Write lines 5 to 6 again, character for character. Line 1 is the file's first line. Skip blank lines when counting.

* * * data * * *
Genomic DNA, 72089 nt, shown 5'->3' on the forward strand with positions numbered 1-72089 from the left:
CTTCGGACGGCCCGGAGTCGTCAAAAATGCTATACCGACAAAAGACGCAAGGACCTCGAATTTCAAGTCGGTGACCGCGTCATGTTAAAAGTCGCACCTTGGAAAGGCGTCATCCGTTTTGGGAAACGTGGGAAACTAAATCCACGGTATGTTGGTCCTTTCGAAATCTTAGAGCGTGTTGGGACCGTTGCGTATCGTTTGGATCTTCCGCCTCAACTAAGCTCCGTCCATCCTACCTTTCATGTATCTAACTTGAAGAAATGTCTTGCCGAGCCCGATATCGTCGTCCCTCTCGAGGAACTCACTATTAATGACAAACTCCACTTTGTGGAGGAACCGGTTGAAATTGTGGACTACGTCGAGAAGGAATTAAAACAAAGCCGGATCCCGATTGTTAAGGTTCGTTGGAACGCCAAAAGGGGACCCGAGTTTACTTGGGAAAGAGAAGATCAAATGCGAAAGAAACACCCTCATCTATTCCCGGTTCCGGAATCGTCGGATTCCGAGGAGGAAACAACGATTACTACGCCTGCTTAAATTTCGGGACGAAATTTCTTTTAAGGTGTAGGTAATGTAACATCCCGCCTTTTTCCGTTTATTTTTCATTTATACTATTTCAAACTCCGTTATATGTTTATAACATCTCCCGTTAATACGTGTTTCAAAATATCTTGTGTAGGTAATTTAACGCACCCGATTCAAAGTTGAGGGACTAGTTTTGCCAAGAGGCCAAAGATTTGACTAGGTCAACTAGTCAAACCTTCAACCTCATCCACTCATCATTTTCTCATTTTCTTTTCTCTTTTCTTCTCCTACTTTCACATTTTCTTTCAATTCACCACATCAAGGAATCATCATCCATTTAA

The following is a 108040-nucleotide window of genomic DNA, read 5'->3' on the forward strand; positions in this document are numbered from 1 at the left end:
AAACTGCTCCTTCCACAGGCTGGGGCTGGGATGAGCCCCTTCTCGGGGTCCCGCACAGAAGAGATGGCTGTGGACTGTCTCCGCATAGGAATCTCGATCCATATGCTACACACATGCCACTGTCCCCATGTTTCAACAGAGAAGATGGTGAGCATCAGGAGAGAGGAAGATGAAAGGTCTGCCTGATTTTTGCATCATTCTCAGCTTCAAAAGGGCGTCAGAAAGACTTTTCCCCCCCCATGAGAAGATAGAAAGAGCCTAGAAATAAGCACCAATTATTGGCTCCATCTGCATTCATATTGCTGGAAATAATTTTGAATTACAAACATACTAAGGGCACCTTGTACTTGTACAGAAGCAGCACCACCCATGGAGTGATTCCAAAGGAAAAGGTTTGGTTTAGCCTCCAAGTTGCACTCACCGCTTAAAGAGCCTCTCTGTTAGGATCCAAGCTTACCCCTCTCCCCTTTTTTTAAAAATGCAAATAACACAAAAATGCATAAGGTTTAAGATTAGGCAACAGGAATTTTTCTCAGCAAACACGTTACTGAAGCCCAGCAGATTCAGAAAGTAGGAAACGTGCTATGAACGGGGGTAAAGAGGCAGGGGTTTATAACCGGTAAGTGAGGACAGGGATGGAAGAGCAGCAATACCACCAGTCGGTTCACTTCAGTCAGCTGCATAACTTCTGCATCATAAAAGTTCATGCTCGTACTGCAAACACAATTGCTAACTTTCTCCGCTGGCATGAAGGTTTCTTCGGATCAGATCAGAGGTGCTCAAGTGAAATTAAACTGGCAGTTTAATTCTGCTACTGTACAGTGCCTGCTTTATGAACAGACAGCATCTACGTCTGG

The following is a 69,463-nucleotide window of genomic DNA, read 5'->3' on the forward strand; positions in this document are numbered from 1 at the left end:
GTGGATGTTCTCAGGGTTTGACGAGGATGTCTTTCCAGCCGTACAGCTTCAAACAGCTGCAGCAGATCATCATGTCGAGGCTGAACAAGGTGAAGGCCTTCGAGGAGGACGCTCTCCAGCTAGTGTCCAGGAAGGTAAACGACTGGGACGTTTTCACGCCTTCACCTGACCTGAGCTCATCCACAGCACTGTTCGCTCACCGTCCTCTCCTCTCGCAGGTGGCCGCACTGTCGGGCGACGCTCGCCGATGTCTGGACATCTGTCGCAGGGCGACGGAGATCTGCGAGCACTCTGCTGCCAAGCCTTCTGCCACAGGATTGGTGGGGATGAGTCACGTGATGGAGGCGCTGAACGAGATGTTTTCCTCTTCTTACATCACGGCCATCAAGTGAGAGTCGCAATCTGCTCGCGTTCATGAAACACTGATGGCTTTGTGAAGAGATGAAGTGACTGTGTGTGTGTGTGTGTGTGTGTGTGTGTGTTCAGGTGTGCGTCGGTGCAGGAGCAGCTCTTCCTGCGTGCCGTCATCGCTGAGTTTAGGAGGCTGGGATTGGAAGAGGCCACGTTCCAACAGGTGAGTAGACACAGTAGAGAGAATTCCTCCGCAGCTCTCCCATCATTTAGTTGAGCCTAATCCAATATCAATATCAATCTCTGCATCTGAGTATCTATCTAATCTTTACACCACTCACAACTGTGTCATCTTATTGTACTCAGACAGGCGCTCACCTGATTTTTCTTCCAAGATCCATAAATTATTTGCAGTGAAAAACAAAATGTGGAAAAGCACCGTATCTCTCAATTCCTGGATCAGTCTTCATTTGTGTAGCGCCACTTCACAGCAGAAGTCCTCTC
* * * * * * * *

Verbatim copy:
The following is a 69,463-nucleotide window of genomic DNA, read 5'->3' on the forward strand; positions in this document are numbered from 1 at the left end:
GTGGATGTTCTCAGGGTTTGACGAGGATGTCTTTCCAGCCGTACAGCTTCAAACAGCTGCAGCAGATCATCATGTCGAGGCTGAACAAGGTGAAGGCCTTCGAGGAGGACGCTCTCCAGCTAGTGTCCAGGAAGGTAAACGACTGGGACGTTTTCACGCCTTCACCTGACCTGAGCTCATCCACAGCACTGTTCGCTCACCGTCCTCTCCTCTCGCAGGTGGCCGCACTGTCGGGCGACGCTCGCCGATGTCTGGACATCTGTCGCAGGGCGACGGAGATCTGCGAGCACTCTGCTGCCAAGCCTTCTGCCACAGGATTGGTGGGGATGAGTCACGTGATGGAGGCGCTGAACGAGATGTTTTCCTCTTCTTACATCACGGCCATCAAGTGAGAGTCGCAATCTGCTCGCGTTCATGAAACACTGATGGCTTTGTGAAGAGATGAAGTGACTGTGTGTGTGTGTGTGTGTGTGTGTGTGTGTTCAGGTGTGCGTCGGTGCAGGAGCAGCTCTTCCTGCGTGCCGTCATCGCTGAGTTTAGGAGGCTGGGATTGGAAGAGGCCACGTTCCAACAGGTGAGTAGACACAGTAGAGAGAATTCCTCCGCAGCTCTCCCATCATTTAGTTGAGCCTAATCCAATATCAATATCAATCTCTGCATCTGAGTATCTATCTAATCTTTACACCACTCACAACTGTGTCATCTTATTGTACTCAGACAGGCGCTCACCTGATTTTTCTTCCAAGATCCATAAATTATTTGCAGTGAAAAACAAAATGTGGAAAAGCACCGTATCTCTCAATTCCTGGATCAGTCTTCATTTGTGTAGCGCCACTTCACAGCAGAAGTCCTCTC